Whatever the fate of service along the route, local community groups have been pushing hard to encourage redevelopment around the new and existing stations. A series of urban villages have been proposed in these districts; the effort received livability funds from the Federal Transit Administration and the Department of Housing and Urban Development. Specifically, a former chemical facility near the Fairmount stop in the Hyde Park neighborhood has been targeted for a major project. This is a welcome effort by the community to take advantage of new transit resources, rather than to turn their back on them, as is far too frequent in other cities.

Image above: Boston’s South Station, from which Fairmount Line trains originate, from Flickr user Tim Sackton (cc)

30 replies on “Fairmount Corridor Construction Promotes Better Use of Commuter Lines in Boston”

How about putting a few more dollars into the line, electrifying it, and buying a few Silverliner Vs or M8s and getting a real improvement in performance relative to the current locomotive hauled sets and proposed DMUs? The tracks into South Station are already electrified, so most of the expensive terminal track is finished. I would be interested to see a serious study into the electrification of the Fairmount Line by the MBTA as the cost would likely be quite nominal.

wdobner, while you are at it, run some electric locomotives on the fully electrified providence line.

Isn’t it just $4.75 from Readville to South Sta? Readville is in zone 2.

The whole city should be zone 1A. There’s no reason it should cost $1.70 to go on Red Line from Braintree to Alewife and $4.75 to ride a much shorter distance between Readville and downtown.

Another thing is that the Fairmount Line often suffers from bustitution. I’m not quite sure why.

That is another example of how “zonal” pricing doesn’t work. Pricing should be done with distance-based fees, with – where applicable – surcharges for center area or peak times.

Since the Fairmount Line only has a short segment shared with other trains, it should be a prime candidate for severing from the FRA and running as true rapid transit. Operating costs would fall due to reduced staffing, and modern noncompliant regional trains have superior acceleration to that of the M8s.

Ironically, if the Fairmount Line were not upgraded to rapid transit, it would be a good option for a reroute of intercity trains, away from the Providence Line. It provides a slightly shorter route to South Station, avoids the 90-degree turn from Back Bay, and has lighter commuter traffic. But, obviously, the Providence Line is good enough, and if the Fairmount Line is needed for rapid transit, the local needs should have priority here.

If they’re going to go with rapid transit then they’d owe it to themselves to at least investigate the possibility of a FRA waiver similar to that granted to Caltrain for their conversion of the SF-SJ route. An FRA waiver allowing vehicles with crash energy management and UIC standards would potentially allow the operation of largely off-the-shelf European commuter rail EMUs with performance almost equaling that of our rapid transit vehicles.

It’s certainly a bit more complicated because Amtrak would be involved through their yard and into the terminal. But AFAIK there is negligible freight traffic along the route to deter a potential waiver. And admittedly South Station would present serious platform height problems with almost any extant UIC EMU (such as the FLIRT, Desiro, or Coradia). But the cost to either procure a higher floor EMU, or reduce the height of two tracks’ platform at South Station is likely to be far less than the cost to rebuild the line as a rapid transit line. I hate to use the term ‘hybrid’, but it is possible we could end up with a vehicle that is neither FRA compatible EMU, rapid transit vehicle, nor an off-the-shelf UIC EMU, but embodies elements of all three.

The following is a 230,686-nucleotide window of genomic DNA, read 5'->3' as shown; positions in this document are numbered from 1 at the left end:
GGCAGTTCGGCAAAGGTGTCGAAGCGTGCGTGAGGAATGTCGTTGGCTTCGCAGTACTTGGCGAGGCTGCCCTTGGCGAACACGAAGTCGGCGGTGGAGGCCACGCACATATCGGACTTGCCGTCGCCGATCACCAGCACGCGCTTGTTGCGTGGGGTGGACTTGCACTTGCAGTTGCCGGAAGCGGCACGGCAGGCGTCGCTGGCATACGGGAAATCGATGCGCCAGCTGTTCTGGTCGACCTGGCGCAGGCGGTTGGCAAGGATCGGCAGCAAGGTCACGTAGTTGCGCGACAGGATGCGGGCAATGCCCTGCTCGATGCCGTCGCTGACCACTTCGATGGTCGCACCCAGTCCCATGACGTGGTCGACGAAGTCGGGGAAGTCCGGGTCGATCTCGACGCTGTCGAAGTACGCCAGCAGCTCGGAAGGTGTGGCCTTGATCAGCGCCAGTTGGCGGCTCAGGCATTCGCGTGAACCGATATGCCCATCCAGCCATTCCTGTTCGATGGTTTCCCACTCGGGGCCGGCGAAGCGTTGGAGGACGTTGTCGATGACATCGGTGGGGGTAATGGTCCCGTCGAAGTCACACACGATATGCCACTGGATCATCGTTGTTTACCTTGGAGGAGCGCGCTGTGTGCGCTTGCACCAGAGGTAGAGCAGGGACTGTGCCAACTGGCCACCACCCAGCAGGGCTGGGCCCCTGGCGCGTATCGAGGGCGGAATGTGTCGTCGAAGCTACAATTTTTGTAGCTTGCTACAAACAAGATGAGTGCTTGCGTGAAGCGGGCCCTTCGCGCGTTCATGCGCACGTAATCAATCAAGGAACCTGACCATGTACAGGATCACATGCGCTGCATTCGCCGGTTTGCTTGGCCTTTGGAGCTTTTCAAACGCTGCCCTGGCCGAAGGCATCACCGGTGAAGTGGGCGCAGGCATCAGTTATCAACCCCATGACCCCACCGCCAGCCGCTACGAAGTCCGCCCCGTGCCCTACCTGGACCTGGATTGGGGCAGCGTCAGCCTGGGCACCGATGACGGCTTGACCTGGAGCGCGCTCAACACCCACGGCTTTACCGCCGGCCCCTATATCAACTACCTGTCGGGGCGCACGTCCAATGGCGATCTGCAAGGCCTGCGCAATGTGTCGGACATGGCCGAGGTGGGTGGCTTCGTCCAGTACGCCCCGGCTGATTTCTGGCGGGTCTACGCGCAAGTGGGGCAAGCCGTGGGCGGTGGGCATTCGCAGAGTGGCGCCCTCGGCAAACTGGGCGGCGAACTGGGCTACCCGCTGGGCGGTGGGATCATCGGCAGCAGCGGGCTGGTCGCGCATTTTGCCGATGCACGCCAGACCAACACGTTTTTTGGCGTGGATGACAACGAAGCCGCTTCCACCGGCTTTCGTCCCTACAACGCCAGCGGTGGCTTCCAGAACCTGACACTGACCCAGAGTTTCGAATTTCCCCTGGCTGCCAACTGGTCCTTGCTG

And if I understand the wording of Caltrain’s waiver correctly then it specifically enables run through FRA compliant traffic from south of San Jose to be operated alongside otherwise non-compliant EMUs and HSTs between SJ and SF. As a result conversion of the Fairmount line to a waivered operation with non-compliant vehicles between South Station and Readville Jct would potentially allow both Franklin line trains to run through, and still give Amtrak a viable bypass to the Southwest Corridor.

Single-level UIC-compliant EMUs can be manufactured with high floors; it’s not a big deal. For example, the trains on the RATP-operated segments of the RER have a boarding height of 1.1 meters (link). In general, it’s easier to build high-floor than low-floor equipment. Asking for a FLIRT with a boarding height of 1.2 meters is much easier than asking for an E231 Series with a boarding height of 55 cm.

For a line that has relatively light traffic, it’s of utmost importance to get mass-produced technology with as few changes as possible, or else costs can go through the roof. In California, the specially designed rolling stock sells for twice or more what it sells in the rest of the world.

Fare and integration seems like a key here ~ the train ticket becomes more appealing on the destination side if a ticket on the train came with “free” bus use within a zone around the destination station, with a discounted cross payment from the rail farebox, and more appealing on the origin side if a one-way bus ticket is upgraded to a return bus ticket with the train fare.

If my memory is correct, there is one slight error in this article. I remember reading a lengthy report that stated that peak frequency could not exceed every 20 minutes due to capacity limitations at South Station (article mentions 15). That would change if the proposed station expansion happens.

Also of note is that while increased service is proposed…the MBTA lacks the equipment to run it. Currently, the MBTA is renting out ancient locomotives from maryland to cover existing schedules. On one side, there is excess capacity on weekends, so adding weekend service shouldnt be an issue….but on the other hand, thats more miles being added to old equipment.